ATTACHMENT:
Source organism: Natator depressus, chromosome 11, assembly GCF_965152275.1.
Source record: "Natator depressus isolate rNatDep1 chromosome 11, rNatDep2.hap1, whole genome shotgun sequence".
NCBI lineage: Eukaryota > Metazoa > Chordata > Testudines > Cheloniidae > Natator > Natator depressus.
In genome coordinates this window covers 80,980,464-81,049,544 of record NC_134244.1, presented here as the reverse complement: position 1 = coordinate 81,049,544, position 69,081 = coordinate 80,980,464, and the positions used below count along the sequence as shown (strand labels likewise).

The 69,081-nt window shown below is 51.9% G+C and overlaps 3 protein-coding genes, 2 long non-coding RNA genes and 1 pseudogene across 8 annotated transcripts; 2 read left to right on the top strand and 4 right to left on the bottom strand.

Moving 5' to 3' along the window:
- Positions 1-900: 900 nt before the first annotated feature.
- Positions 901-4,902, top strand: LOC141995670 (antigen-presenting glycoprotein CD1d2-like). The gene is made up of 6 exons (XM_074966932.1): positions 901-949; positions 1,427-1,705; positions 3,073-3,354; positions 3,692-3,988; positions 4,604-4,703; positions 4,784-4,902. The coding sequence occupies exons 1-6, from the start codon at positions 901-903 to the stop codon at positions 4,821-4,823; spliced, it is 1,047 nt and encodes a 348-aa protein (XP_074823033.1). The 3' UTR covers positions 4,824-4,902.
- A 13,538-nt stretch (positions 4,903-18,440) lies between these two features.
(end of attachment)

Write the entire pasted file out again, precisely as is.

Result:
Source organism: Natator depressus, chromosome 11, assembly GCF_965152275.1.
Source record: "Natator depressus isolate rNatDep1 chromosome 11, rNatDep2.hap1, whole genome shotgun sequence".
NCBI lineage: Eukaryota > Metazoa > Chordata > Testudines > Cheloniidae > Natator > Natator depressus.
In genome coordinates this window covers 80,980,464-81,049,544 of record NC_134244.1, presented here as the reverse complement: position 1 = coordinate 81,049,544, position 69,081 = coordinate 80,980,464, and the positions used below count along the sequence as shown (strand labels likewise).

The 69,081-nt window shown below is 51.9% G+C and overlaps 3 protein-coding genes, 2 long non-coding RNA genes and 1 pseudogene across 8 annotated transcripts; 2 read left to right on the top strand and 4 right to left on the bottom strand.

Moving 5' to 3' along the window:
- Positions 1-900: 900 nt before the first annotated feature.
- Positions 901-4,902, top strand: LOC141995670 (antigen-presenting glycoprotein CD1d2-like). The gene is made up of 6 exons (XM_074966932.1): positions 901-949; positions 1,427-1,705; positions 3,073-3,354; positions 3,692-3,988; positions 4,604-4,703; positions 4,784-4,902. The coding sequence occupies exons 1-6, from the start codon at positions 901-903 to the stop codon at positions 4,821-4,823; spliced, it is 1,047 nt and encodes a 348-aa protein (XP_074823033.1). The 3' UTR covers positions 4,824-4,902.
- A 13,538-nt stretch (positions 4,903-18,440) lies between these two features.